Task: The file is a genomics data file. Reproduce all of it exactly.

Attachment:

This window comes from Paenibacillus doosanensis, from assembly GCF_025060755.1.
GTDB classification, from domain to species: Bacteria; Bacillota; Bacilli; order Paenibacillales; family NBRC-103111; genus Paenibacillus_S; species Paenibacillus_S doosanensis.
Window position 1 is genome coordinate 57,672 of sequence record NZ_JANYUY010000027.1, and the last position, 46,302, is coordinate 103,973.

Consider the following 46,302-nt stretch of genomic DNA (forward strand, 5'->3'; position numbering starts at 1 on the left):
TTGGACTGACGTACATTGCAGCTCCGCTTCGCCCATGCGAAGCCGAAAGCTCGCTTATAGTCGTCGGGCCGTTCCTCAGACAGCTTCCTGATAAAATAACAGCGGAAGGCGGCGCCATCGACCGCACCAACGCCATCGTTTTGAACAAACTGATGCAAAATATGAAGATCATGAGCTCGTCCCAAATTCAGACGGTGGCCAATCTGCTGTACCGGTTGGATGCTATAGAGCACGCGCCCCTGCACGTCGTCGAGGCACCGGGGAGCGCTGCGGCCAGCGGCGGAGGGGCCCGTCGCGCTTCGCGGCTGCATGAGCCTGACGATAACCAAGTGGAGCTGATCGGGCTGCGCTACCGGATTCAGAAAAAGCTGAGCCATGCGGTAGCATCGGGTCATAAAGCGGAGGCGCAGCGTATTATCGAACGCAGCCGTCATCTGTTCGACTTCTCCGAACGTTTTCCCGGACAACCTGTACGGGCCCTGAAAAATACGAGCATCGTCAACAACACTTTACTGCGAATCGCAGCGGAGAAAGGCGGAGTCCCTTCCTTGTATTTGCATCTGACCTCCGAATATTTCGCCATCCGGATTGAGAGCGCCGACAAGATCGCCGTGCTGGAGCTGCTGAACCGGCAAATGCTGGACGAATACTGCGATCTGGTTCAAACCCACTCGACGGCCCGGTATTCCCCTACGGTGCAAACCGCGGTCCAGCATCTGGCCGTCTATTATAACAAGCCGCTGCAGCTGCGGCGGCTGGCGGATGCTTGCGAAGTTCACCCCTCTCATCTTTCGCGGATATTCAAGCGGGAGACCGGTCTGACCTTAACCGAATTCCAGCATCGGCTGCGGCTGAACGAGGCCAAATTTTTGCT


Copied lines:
This window comes from Paenibacillus doosanensis, from assembly GCF_025060755.1.
GTDB classification, from domain to species: Bacteria; Bacillota; Bacilli; order Paenibacillales; family NBRC-103111; genus Paenibacillus_S; species Paenibacillus_S doosanensis.
Window position 1 is genome coordinate 57,672 of sequence record NZ_JANYUY010000027.1, and the last position, 46,302, is coordinate 103,973.

Consider the following 46,302-nt stretch of genomic DNA (forward strand, 5'->3'; position numbering starts at 1 on the left):
TTGGACTGACGTACATTGCAGCTCCGCTTCGCCCATGCGAAGCCGAAAGCTCGCTTATAGTCGTCGGGCCGTTCCTCAGACAGCTTCCTGATAAAATAACAGCGGAAGGCGGCGCCATCGACCGCACCAACGCCATCGTTTTGAACAAACTGATGCAAAATATGAAGATCATGAGCTCGTCCCAAATTCAGACGGTGGCCAATCTGCTGTACCGGTTGGATGCTATAGAGCACGCGCCCCTGCACGTCGTCGAGGCACCGGGGAGCGCTGCGGCCAGCGGCGGAGGGGCCCGTCGCGCTTCGCGGCTGCATGAGCCTGACGATAACCAAGTGGAGCTGATCGGGCTGCGCTACCGGATTCAGAAAAAGCTGAGCCATGCGGTAGCATCGGGTCATAAAGCGGAGGCGCAGCGTATTATCGAACGCAGCCGTCATCTGTTCGACTTCTCCGAACGTTTTCCCGGACAACCTGTACGGGCCCTGAAAAATACGAGCATCGTCAACAACACTTTACTGCGAATCGCAGCGGAGAAAGGCGGAGTCCCTTCCTTGTATTTGCATCTGACCTCCGAATATTTCGCCATCCGGATTGAGAGCGCCGACAAGATCGCCGTGCTGGAGCTGCTGAACCGGCAAATGCTGGACGAATACTGCGATCTGGTTCAAACCCACTCGACGGCCCGGTATTCCCCTACGGTGCAAACCGCGGTCCAGCATCTGGCCGTCTATTATAACAAGCCGCTGCAGCTGCGGCGGCTGGCGGATGCTTGCGAAGTTCACCCCTCTCATCTTTCGCGGATATTCAAGCGGGAGACCGGTCTGACCTTAACCGAATTCCAGCATCGGCTGCGGCTGAACGAGGCCAAATTTTTGCT